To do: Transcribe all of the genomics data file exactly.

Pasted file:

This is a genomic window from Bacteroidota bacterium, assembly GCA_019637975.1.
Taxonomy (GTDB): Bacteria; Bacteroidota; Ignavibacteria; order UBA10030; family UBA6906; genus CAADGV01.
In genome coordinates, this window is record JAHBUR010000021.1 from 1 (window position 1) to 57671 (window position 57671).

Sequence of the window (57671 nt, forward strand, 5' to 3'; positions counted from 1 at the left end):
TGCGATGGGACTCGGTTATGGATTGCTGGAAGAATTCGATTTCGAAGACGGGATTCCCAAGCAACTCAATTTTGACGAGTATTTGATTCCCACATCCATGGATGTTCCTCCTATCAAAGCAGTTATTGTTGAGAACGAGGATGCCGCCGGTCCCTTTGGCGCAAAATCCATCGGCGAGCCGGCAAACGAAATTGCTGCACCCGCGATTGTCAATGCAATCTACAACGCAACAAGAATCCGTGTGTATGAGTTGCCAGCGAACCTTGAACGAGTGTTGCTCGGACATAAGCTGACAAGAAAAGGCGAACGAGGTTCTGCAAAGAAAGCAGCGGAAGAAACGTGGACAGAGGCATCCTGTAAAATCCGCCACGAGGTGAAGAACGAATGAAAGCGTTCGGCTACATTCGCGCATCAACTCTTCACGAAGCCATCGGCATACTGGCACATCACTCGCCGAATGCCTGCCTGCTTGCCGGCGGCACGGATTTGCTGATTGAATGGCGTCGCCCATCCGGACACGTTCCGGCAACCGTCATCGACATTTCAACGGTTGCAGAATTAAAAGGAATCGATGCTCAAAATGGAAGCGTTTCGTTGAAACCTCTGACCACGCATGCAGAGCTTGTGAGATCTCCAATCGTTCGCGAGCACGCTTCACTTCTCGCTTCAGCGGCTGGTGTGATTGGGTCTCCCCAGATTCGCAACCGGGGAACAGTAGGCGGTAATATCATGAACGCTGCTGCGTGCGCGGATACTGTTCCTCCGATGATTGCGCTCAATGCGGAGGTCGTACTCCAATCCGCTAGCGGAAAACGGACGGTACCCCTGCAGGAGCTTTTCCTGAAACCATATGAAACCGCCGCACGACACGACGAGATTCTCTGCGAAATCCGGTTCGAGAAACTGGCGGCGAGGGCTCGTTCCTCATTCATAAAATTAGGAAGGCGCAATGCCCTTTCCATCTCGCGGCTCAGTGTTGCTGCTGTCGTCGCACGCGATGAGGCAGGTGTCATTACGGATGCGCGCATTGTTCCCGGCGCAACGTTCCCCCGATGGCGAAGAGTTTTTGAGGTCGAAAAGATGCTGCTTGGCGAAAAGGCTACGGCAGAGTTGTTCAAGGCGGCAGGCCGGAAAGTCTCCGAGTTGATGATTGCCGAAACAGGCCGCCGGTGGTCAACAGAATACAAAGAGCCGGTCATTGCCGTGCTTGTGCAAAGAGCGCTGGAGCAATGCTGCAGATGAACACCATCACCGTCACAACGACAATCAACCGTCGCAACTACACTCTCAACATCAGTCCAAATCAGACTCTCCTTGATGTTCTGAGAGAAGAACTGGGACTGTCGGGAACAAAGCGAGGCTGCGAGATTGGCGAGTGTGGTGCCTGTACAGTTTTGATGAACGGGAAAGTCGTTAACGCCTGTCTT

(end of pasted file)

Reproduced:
This is a genomic window from Bacteroidota bacterium, assembly GCA_019637975.1.
Taxonomy (GTDB): Bacteria; Bacteroidota; Ignavibacteria; order UBA10030; family UBA6906; genus CAADGV01.
In genome coordinates, this window is record JAHBUR010000021.1 from 1 (window position 1) to 57671 (window position 57671).

Sequence of the window (57671 nt, forward strand, 5' to 3'; positions counted from 1 at the left end):
TGCGATGGGACTCGGTTATGGATTGCTGGAAGAATTCGATTTCGAAGACGGGATTCCCAAGCAACTCAATTTTGACGAGTATTTGATTCCCACATCCATGGATGTTCCTCCTATCAAAGCAGTTATTGTTGAGAACGAGGATGCCGCCGGTCCCTTTGGCGCAAAATCCATCGGCGAGCCGGCAAACGAAATTGCTGCACCCGCGATTGTCAATGCAATCTACAACGCAACAAGAATCCGTGTGTATGAGTTGCCAGCGAACCTTGAACGAGTGTTGCTCGGACATAAGCTGACAAGAAAAGGCGAACGAGGTTCTGCAAAGAAAGCAGCGGAAGAAACGTGGACAGAGGCATCCTGTAAAATCCGCCACGAGGTGAAGAACGAATGAAAGCGTTCGGCTACATTCGCGCATCAACTCTTCACGAAGCCATCGGCATACTGGCACATCACTCGCCGAATGCCTGCCTGCTTGCCGGCGGCACGGATTTGCTGATTGAATGGCGTCGCCCATCCGGACACGTTCCGGCAACCGTCATCGACATTTCAACGGTTGCAGAATTAAAAGGAATCGATGCTCAAAATGGAAGCGTTTCGTTGAAACCTCTGACCACGCATGCAGAGCTTGTGAGATCTCCAATCGTTCGCGAGCACGCTTCACTTCTCGCTTCAGCGGCTGGTGTGATTGGGTCTCCCCAGATTCGCAACCGGGGAACAGTAGGCGGTAATATCATGAACGCTGCTGCGTGCGCGGATACTGTTCCTCCGATGATTGCGCTCAATGCGGAGGTCGTACTCCAATCCGCTAGCGGAAAACGGACGGTACCCCTGCAGGAGCTTTTCCTGAAACCATATGAAACCGCCGCACGACACGACGAGATTCTCTGCGAAATCCGGTTCGAGAAACTGGCGGCGAGGGCTCGTTCCTCATTCATAAAATTAGGAAGGCGCAATGCCCTTTCCATCTCGCGGCTCAGTGTTGCTGCTGTCGTCGCACGCGATGAGGCAGGTGTCATTACGGATGCGCGCATTGTTCCCGGCGCAACGTTCCCCCGATGGCGAAGAGTTTTTGAGGTCGAAAAGATGCTGCTTGGCGAAAAGGCTACGGCAGAGTTGTTCAAGGCGGCAGGCCGGAAAGTCTCCGAGTTGATGATTGCCGAAACAGGCCGCCGGTGGTCAACAGAATACAAAGAGCCGGTCATTGCCGTGCTTGTGCAAAGAGCGCTGGAGCAATGCTGCAGATGAACACCATCACCGTCACAACGACAATCAACCGTCGCAACTACACTCTCAACATCAGTCCAAATCAGACTCTCCTTGATGTTCTGAGAGAAGAACTGGGACTGTCGGGAACAAAGCGAGGCTGCGAGATTGGCGAGTGTGGTGCCTGTACAGTTTTGATGAACGGGAAAGTCGTTAACGCCTGTCTT